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The Trial of Benjamin Keach (Part 3)

By admin | July 27, 2009

Though Keach was offered the opportunity of waiting, he seems to have desired to move ahead without delay. We continue where we left off, picking up the thread from our last post:

Judge. I have something else to do than wait upon you; you are not a person fit to go abroad till next Assize, and you will think it hard if I should commit you to gaol till then: but because you shall not say but that you were offered fair, if you will find sufficient sureties for your appearance at the next assize, and for your good behaviour till then, you shall not be tried till then.

Keach. My lord, I am content to be tried now.

Judge. Go on then, a God’s name.

Clerk. Gentlemen of the Jury, answer to your names, &c.

Then the Jury were sworn, well and truly to try the traverse between the king’s majesty and the prisoner at the bar.

Judge. Clerk, read the Indictment. [He reads it.]

Gentlemen of the Jury, the prisoner at the bar has pleaded Not Guilty, and your charge is to.inquire whether he be guilty or not-

Then the Witnesses were sworn, who were Neal and Whitehall.

Neal deposed, That justice Strafford sent for him to his house; when he came there, the justice sent him back again for his staff of authority; which being done, he went with the justice to one Moody’s stall, and asked for some Primmers which he had; he answered, that he had none. That from thence they went to Mr. Keach’s house, where first they saw his wife, who told them he was in an inward room. They asked her, if there were not some Primmers in the house? She said, there was, and about thirty were brought forth and delivered to them.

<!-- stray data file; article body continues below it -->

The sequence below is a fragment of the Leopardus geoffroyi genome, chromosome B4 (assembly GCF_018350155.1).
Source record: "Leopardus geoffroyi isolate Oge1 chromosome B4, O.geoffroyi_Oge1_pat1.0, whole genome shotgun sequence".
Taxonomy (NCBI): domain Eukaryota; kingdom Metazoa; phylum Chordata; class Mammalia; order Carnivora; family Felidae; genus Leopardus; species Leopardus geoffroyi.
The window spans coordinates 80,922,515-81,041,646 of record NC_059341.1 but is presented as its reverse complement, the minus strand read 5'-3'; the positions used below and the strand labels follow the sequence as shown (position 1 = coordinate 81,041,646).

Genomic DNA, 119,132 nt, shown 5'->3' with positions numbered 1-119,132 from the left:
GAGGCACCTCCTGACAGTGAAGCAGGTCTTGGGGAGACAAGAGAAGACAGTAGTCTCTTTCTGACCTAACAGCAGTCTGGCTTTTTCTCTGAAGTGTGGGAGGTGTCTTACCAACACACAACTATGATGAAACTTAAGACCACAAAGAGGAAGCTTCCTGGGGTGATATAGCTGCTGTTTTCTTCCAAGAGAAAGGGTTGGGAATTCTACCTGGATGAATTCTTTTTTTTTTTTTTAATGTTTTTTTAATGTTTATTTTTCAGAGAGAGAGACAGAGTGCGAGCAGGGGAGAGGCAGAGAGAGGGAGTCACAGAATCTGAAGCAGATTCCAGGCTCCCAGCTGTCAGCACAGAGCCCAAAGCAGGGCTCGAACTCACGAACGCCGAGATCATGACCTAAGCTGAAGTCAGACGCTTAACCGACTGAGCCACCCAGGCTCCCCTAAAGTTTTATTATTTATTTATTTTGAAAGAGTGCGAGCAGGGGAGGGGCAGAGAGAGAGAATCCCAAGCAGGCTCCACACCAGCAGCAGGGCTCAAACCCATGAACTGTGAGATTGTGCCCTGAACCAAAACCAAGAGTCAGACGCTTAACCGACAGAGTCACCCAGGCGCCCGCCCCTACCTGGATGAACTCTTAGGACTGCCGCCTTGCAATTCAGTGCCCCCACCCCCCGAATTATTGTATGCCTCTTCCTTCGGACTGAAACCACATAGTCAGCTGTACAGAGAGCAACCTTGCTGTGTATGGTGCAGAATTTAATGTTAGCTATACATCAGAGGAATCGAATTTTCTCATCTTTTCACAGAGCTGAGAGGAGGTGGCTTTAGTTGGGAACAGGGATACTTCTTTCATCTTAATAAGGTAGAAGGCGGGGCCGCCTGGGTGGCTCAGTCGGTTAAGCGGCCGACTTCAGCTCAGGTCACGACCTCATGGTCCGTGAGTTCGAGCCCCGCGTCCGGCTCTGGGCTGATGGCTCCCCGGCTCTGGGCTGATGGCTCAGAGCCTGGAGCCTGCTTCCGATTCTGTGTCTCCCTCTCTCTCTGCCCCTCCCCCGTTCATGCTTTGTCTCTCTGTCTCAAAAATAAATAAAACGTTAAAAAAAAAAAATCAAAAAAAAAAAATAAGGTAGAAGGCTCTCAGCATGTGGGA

Then Justice Strafford himself was also examined: he said, That he found the Primmers now before the Court in Benj. Keach’s house, and seized them; and that the prisoner at the bar had confessed before him, that he writ and composed the said book.

Then a Copy of the prisoner’s Examination before the said justice, signed with his own hand, was produced and read; wherein was contained, That the prisoner being asked whether he was the author or writer of the said Book? answered, Yes, he was. And further declared, That he delivered a part of the copy to one Oviat a printer at London, since dead; and that the rest of the copy he sent up by another hand, but that he knew not who primed it: That about forty of them were sent down to him, of which he had dispersed about twelve, and that the price was five-pence each book. After this the Judge called for a Common-Prayer-Book, and laid it before him, and ordered one of the Primmers to be given to the gentlemen of the Jury, and bid them look on those parts where the leaves were turned down.

Judge. Clerk, read those sentences in the Indictment, which are taken out of the book, that the Jury may turn to them, and see that the said positions are contained in the book. . Clerk. ‘Q. Who are the right subjects of’ Baptism? A. Believers or godly men and women only, who can make confession of their faith and repentance.’

Judge. This is contrary to the book of Common-Prayer, for that appoints infants to be baptised, as well as men and women. [Here he read several places in the Liturgy, wherein the baptising of infants is enjoined and directed.] Clerk reads. ‘Q. How shall it then go with the saint»? A. Oh, very well! it is the day that they have longed for: then they shall hear that sentence, Come, ye blessed of my Father, inherit the kingdom prepared for you: And so shall they reign with Christ on earth a thousand years, &c.’